Based on the work of Vivian Gussin Paley in Storytelling and Story Acting, Helicopter Stories is a highly reflective approach that engages children in one of the things they know best: making up stories. Speaking to a teacher who has been using it on a weekly basis for over a year, I was told that the one things she likes best about the work, is the opportunity it gives her to find out what really matters to her children. Now she gets to see a side of each child that she normally never witnesses: the part where they are confident, where they have a safe space to take risks and where they demonstrate their learning at their own pace, around their own agenda. In Helicopter Stories, children’s words are respected. Once they have been collected, the class sits around a taped-out stage and the stories are brought to life. Children have the opportunity to take turns in acting them out, to play cooperatively with each other. Throughout the process they are able to demonstrate how they take account of one another’s ideas, allowing each other to interpret the stories of the class and work together to breathe new life into them. They comfortably adapt their responses, taking on the roles of listeners, storytellers and actors, and shifting seamlessly between these, as each new story emerges.
In today’s digital age, how often do our children see adults write? Perhaps for a shopping list, or a scribbled note, or to record an observation. In Helicopter Stories, the thing that is most precious to the child, their story, is written as they watch. They witness first-hand how writing captures their words, and perceive how ingenious mark making is. Often they become self-motivated and find their own way to explore the connection between the spoken and the written word that is such a vital part of early literacy.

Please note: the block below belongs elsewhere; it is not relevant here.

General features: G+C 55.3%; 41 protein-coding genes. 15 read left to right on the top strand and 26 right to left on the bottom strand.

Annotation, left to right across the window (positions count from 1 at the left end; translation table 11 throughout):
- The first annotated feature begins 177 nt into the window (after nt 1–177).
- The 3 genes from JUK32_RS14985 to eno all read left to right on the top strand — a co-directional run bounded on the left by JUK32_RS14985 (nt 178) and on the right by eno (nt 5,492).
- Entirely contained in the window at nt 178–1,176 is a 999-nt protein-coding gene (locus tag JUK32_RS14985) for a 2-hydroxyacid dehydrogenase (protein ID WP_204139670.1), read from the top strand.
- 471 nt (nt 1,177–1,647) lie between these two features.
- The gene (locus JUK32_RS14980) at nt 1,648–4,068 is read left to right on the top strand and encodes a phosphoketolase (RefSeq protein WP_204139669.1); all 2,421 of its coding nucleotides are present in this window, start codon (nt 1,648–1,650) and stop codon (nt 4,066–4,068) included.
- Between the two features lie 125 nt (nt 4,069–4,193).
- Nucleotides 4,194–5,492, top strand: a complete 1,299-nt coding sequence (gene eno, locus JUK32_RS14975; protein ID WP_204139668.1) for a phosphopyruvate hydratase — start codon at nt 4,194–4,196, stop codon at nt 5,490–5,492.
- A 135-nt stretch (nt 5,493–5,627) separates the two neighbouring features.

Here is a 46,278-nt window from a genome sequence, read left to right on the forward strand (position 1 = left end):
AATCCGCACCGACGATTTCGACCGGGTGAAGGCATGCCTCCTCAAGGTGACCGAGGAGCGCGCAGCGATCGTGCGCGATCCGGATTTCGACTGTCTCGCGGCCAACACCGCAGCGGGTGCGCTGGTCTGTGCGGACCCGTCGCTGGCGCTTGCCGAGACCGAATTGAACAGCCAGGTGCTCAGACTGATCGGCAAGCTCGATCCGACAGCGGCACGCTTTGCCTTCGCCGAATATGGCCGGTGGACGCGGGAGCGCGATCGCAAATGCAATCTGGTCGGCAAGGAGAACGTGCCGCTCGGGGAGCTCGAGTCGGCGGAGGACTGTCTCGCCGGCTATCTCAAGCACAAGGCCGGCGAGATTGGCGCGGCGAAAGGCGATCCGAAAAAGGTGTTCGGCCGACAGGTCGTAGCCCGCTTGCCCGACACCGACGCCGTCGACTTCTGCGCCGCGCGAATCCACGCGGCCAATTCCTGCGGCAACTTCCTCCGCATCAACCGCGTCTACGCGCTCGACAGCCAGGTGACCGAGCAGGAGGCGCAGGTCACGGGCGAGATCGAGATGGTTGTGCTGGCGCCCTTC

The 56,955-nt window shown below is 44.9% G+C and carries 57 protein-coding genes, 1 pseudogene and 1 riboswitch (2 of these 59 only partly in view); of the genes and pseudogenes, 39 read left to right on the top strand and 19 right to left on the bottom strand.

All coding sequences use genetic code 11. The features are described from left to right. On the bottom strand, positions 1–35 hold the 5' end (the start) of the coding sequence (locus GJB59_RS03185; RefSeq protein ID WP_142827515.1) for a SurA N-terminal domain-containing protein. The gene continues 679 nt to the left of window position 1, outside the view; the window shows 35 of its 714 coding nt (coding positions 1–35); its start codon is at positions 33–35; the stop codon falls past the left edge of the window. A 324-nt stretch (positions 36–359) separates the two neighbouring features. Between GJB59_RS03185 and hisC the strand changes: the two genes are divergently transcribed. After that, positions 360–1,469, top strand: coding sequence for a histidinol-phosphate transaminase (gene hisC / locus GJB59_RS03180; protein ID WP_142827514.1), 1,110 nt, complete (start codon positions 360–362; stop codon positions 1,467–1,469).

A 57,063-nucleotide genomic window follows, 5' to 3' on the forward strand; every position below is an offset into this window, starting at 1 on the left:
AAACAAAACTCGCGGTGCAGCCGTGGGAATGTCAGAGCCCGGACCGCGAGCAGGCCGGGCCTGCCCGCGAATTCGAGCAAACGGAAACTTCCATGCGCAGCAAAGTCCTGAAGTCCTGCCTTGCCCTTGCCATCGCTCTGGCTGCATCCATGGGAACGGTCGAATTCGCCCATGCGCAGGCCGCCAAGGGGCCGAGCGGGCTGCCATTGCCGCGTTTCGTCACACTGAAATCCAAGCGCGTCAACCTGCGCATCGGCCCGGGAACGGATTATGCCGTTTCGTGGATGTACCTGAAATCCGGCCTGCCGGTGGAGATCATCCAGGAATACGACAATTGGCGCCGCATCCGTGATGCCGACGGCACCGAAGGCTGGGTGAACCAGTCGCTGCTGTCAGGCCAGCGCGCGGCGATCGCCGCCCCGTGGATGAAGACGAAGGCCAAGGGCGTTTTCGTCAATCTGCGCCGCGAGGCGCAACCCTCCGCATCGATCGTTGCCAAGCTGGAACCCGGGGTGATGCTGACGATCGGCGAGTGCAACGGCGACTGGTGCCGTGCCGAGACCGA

The approach has been evaluated by the Open University, who found it to have a significant impact on communication, literacy, speaking and listening. Teachers have remarked how “children’s stories have got longer and more descriptive. They are adapting ideas from their peers. The work makes the children feel like part of a group. They learn how to take turns… everyone is accepted and no one is judged.”
Recently, in a school labelled ‘requires improvement,’ I was told that the teacher had been monitoring her children’s progress towards the Early Learning Goals for six weeks prior to incorporating Helicopter Stories. Their progress was good. She carried on monitoring the children for the following six weeks as she introduced the approach, during which time the children continued to make progress at an accelerated pace.
None of this should come as a shock. As with Martha, unlocking her voice to tell the tale of a character locked away for a year, Helicopter Stories sets children free and allows us to witness their imaginations taking flight.
How to use Helicopter Stories in your setting…
● Mark out a rectangular stage and invite the children to sit around it.
● Read an introductory story, stopping after the first sentence to enable children to begin acting out the roles.
● Move around the stage, selecting children in order of how they are seated, one after the other.
● Ask if anyone would like to tell their own story.
● The story can be as short as they like but it can’t be any longer than the bottom of the A5 page.
● Write the story verbatim, repeating the words out loud as you scribe.
● Once you have scribed and acted two or three stories, ask if anyone would like to tell you a private story.
● Write exactly what the child dictates and say each word out loud as you scribe.
● Return to the stage.
● All stories should be acted on the day they are taken.